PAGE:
Here in the Creston Valley, we’re very fortunate to have locally grown grain available to us through community supported agriculture (CSA) and I’ve been enjoying mine so much already that I’d like to draw attention to it. To learn more about it, visit kootenaygraincsa.ca. I’ll be focusing on different grains in future columns, but this month is all about hard wheat.
Hard wheat is higher in protein, which makes it better for making bread. It has more gluten than soft wheat, which is what helps hold bread together and helps it to rise but also which makes any kind of pastries — like pie crust, cookies, cakes and even quick breads like muffins — tough and heavy. The two kinds of hard wheat available through the grain CSA are Red Fife wheat and the Hard Red Spring wheat. Both are excellent for making bread and taste great, especially when fresh.
As with all whole grains, they are best used the same day they are ground. Whole grains can be stored for years in a cool, dark and dry place while maintaining their nutrition, but once the grain has been ground into flour, it begins to lose nutrients and even eventually go rancid, which is why store-bought whole grain flours can smell off. If you don’t have access to a grain mill all the time, it’s best to grind your grains and store them in the freezer to slow the process down. It’s recommended that whole grain flours are only stored for up to three months in a freezer.
White flour that’s had all of the bran and germ removed has had most of the nutrients removed — whole grain flour has three to five times the nutrients and up to 25 per cent more protein, not to mention much more fibre. Synthetic vitamins are added back into white flour, which is why it’s referred to as “enriched”. While that is a good thing for preventing deficiencies that would be common if white flour were not enriched, it can never compare to the natural nutrition found in a whole grain. Whole wheat contains so many different vitamins and minerals essential to good health not to mention all the natural antioxidants and other compounds only found in whole grains as opposed to refined grains.
To increase nutrition and digestibility, grains can be sprouted by soaking a small amount of wheat berries overnight, draining completely in the morning and then rinsing and draining the grains two to three times a day and leaving them on the counter out of direct sunlight for three days until sprouts are visible. Then the grains can be used immediately, eaten as is or even mixed into bread before being baked as add-ins as whole sprouts, stored in the fridge for a couple days or dried and used any way that whole grains can be used. All wheat berries can be cooked whole after being rinsed by simmering in a pot of water till tender but still chewy. Then the grains can be cooled and stored in the fridge for up to three days or then frozen for later use. It can be eaten like any other grain and is a great substitute for pasta, rice or other grains in salads, pilafs, soups or side dishes.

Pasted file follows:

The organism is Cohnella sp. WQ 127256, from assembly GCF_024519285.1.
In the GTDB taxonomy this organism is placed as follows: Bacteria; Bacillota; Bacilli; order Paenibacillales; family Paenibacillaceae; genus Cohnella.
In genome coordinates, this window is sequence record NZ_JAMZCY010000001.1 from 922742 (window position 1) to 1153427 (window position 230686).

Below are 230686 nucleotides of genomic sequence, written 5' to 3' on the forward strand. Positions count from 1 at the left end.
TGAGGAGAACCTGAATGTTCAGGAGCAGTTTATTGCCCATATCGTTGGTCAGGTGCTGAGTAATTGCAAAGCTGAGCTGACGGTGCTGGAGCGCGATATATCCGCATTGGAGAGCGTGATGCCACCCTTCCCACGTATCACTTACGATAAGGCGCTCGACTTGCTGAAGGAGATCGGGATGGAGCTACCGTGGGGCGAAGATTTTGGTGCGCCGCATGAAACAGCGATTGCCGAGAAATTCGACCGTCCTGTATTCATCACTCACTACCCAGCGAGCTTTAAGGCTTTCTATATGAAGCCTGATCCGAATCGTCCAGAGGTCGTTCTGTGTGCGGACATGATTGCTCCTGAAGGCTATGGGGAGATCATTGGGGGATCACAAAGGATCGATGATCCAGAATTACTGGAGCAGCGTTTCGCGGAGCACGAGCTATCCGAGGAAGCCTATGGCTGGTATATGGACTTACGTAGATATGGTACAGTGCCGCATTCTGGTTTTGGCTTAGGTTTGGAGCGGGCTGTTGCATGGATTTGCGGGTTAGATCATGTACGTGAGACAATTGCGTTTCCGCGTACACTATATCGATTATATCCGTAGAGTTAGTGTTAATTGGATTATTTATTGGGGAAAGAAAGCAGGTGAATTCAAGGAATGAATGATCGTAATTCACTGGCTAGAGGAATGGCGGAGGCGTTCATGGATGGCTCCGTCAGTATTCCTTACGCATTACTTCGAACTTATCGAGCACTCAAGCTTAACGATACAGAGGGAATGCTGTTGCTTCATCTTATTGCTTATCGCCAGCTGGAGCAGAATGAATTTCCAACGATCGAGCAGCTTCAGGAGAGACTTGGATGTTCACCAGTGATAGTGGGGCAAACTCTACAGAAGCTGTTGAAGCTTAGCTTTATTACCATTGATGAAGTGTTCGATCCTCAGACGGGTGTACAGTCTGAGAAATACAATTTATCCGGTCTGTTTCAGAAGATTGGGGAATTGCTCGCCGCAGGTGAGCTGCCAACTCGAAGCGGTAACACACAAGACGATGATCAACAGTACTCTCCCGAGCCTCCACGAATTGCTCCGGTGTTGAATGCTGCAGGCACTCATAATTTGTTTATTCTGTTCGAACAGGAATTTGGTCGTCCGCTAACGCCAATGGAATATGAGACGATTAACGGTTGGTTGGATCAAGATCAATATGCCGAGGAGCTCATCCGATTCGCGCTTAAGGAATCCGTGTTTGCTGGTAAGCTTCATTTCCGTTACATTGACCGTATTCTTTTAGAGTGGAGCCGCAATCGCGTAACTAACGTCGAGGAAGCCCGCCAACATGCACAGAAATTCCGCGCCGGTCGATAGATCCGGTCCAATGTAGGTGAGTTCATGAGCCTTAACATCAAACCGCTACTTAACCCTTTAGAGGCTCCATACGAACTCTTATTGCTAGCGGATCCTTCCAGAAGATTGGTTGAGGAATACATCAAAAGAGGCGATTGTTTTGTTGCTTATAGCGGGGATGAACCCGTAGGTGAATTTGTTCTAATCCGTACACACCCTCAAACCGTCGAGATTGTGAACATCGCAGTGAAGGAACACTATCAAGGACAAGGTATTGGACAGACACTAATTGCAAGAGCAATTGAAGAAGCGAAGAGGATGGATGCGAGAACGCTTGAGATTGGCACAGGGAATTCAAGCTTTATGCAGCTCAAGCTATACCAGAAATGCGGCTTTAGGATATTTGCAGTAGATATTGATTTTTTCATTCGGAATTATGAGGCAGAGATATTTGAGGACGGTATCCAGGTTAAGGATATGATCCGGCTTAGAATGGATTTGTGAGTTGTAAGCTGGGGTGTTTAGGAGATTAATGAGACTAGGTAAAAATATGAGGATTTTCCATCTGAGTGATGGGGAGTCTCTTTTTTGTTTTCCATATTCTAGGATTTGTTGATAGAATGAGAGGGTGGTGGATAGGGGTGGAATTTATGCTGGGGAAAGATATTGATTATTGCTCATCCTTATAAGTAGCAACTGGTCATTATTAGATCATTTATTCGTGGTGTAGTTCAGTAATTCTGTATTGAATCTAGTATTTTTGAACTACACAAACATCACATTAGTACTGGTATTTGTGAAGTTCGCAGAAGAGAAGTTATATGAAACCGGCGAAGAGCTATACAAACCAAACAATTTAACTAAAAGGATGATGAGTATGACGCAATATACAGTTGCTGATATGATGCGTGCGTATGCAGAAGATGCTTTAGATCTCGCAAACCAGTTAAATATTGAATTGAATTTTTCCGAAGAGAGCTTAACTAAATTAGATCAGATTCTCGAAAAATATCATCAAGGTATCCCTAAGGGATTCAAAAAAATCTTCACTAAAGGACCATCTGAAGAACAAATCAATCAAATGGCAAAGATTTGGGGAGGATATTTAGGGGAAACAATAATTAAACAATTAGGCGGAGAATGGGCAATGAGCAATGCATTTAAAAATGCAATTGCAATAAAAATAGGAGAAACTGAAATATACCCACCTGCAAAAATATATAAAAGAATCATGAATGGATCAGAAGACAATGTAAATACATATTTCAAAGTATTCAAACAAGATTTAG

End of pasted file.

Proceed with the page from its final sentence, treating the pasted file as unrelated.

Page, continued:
Here is one of my favorite 100 per cent whole wheat bread recipes. Whole grain bread making can be very difficult if it’s not something you’ve done before, and this is a simplified recipe — find a more detailed recipe and many more tips for whole grain bread making this week on my blog at FoodDoodles.com.
100 Per Cent
Whole Wheat Bread
Makes 2 loaves
2 C milk
1 1/3 C warm water
1/4 C butter, melted and cooled
1/4 C honey
1 tbsp + 1 tsp salt
1 1/5 C add-ins — rolled oats, seeds like sunflower or ground flax, seven grain cereal, etc.
1/4 C gluten (optional)
7-8 C whole wheat flour from hard wheat (freshly ground if possible)
In a small bowl, add 1/3 C water and sprinkle the yeast over top of the water and set aside for 10 minutes. In a large bowl, mix the remaining water, milk with whatever add-ins you choose to use and 3-4 C of flour, plus the softened yeast. Once mixed, add the gluten flour if using and mix well, then the cooled butter and honey and salt. Mix well and begin adding flour until the dough cannot be easily mixed with a spoon.
Flour your surface and turn out the dough and begin to knead, adding handfuls of flour as needed. Knead for at least 15 minutes, even if using a mixer, slowly adding less and less flour to prevent sticking. When finished kneading, the dough will be lighter in color, springy and smooth. It will still be tacky to the touch — don’t add any more flour.
Add a couple tablespoons of oil to a large bowl. Add the loaf and turn it over to coat the loaf in oil to prevent it from drying oil. Cover with a towel and let rise in a warm draft free place until doubled. In a cool kitchen, this can take up to four hours (you can reduce this time by placing in a warm place or by increasing the amount of yeast slightly). Once doubled, knead well to remove all air bubbles and incorporate the oil on the outside of the dough. Cut in two, form into loaves and place in buttered or greased loaf pans. Cover and let rise again until the loaves are just over the edge of the loaf pans, which should take about half the amount of time as the first rise.
Preheat your oven to 400 F. Once hot, place your loaves in the oven and immediately turn the heat down to 350. Bake for 55 minutes or until the internal temperature reaches 190-200 degrees. Remove from the pans and place on cooling racks and cool at least 1-2 hours before slicing.
Heidi Bjarnason is a Creston Valley mom and blogger. For more recipes, ideas, pictures and kid friendly ideas and food, visit FoodDoodles.com.